Expert Advice: While it is important to be sensitive to different cultures and an individuals personal beliefs, that does not give anyone license to espouse their beliefs to all. I would pull him aside, let him know that you have something to discuss with him that may make him uncomfortable, but his comments (walk him through them) are making some people uncomfortable. Let him know that this kind of language is unacceptable in the workplace and you expect it to stop immediately. At this point, stop talking and wait for his response. Assuming it goes well (it should), tell him you hope this is the end of it. Then, document your discussion. Let the female employee know you’ve talked to him and let her know if it happens again to let you know immediately. If it does happen again, I recommend a formal written warning, but let’s further discuss at that point.

It is important to be sensitive to cultural issues, but in this case, his comments are making your other employee very uncomfortable. After you address this, follow-up with the female employee in a few days to be sure everything is OK.

If you would like to learn more about Dacri’s HR HelpLine service, where you can get all your workforce questions answered, click HR HelpLine.

Other posts you may want to read:

  1. HR HelpLine: When You Need Expert Advice
  2. Body Odor: It’s a Problem Supervisors Must address
  3. Medical Marijuana: Hospitality Issues

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Filed under Employee Relations, How to, Management

Culture Trumps Everything

(Posted by Rick Dacri, June 2, 2014)108

Walk into a Whole Foods, order shoes through Zappos, or spend a night at the Ritz and you’ll quickly see the value of a positive workplace culture. Whether its Zappos emphasis on delivering “WOW” through service (ask my wife), or Whole Foods’ friendly, smiling clerks (I love shopping there), and I can’t even describe the joy in staying at the Ritz–the emphasis on taking care of the customer is ingrained into the fabric of each company and embodied in its workforce.

Culture is not a squishy concepts best left to human resources. No, its the essence of a company, its personality. Culture is made up of a company’s core values, beliefs, goals, and traditions. It’s who they are and how leaders form and shape it determines whether the company will flourish or wither on the vine.

L.L. Bean hires employees who are Continue reading

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Filed under Leadership, Management

Why Cleavage Should Not Be A Job Requirement

(This article, written by Rick Dacri, was originally published in the York County Coast Star on May 22, 2014)

You can only make one first impression, so you want to make it a good one. You’ve heard this a million times. Yet, so many companies ignore this advice. In this competitive world, the impression we convey can either open or close a door.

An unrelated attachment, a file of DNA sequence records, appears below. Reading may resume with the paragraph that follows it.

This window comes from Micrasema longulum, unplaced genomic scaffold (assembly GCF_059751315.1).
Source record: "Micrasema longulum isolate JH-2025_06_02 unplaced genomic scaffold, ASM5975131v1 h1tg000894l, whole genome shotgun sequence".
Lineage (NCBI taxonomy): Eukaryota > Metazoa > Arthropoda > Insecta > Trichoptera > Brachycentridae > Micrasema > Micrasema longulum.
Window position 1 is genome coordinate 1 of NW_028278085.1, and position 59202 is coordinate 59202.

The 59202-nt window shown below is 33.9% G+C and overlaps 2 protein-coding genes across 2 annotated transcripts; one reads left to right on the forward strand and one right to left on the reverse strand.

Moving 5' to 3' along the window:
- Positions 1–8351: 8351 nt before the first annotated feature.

We form quick opinions about people we meet. Same for a company. Walking into their facility, meeting their employees, reading their annual report or reviewing their website—all convey a certain message about them. Most recently I learned a lot about a company through a recruitment ad they placed on Craigslist seeking an assistant to the president called a “Director of First Impressions.” Yes, that’s the real position title.

A little background: One of my clients spotted this company’s ad and forwarded it to me seeking my first impression. Well, I formed one quickly and it wasn’t all that good. This small, but busy office, was seeking “a mature, think outside the box, open minded, assistant to the president.” So far so good–this should draw people I thought. The ad went on to state they wanted someone who “wants to prove themselves, make themselves invaluable, and if selected, retire from here in 30 years!” While I applaud their desire for a stable person who isn’t into job hopping, I would advise they be careful with their wording. “Retire from here in 30 years” could be code for “we want someone young” and that would be discriminatory. It gets worse. In describing their ideal candidate, they noted that they wanted someone with a sense of humor because “we are definitely not always politically correct.” Well, OK, but what does that mean? Here it comes: “the successful candidate should be aware that naughty words are spoken frequently and it is a male dominated culture…think cleavage.” What? Did they really mean to put that in writing? What kind of impression do they expect their Director of First Impressions to present? Is a certain dress expected? Are they suggesting only women should apply? Continue reading

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Filed under Recruitment

Bench Strength: 5 Steps to Building a Strong Bench


This article, written by Rick Dacri, was originally published in the York County Coast Star)

There is nothing more energizing to a company than growth. Increased sales, positive cash flow, an expanding customer base, outpacing your completion. It is very exhilarating for executives and employees.

But with this excitement comes challenges. Growing from a small company to a large one requires outstanding talent. Talent that can adapt, change, thrive and deliver. Growth brings newness, unpredictability, ambiguity, and often stress. Having equipment, capacity, sales and cash will only prove helpful if a strong team is ready and able to step up. In sports it is called bench strength.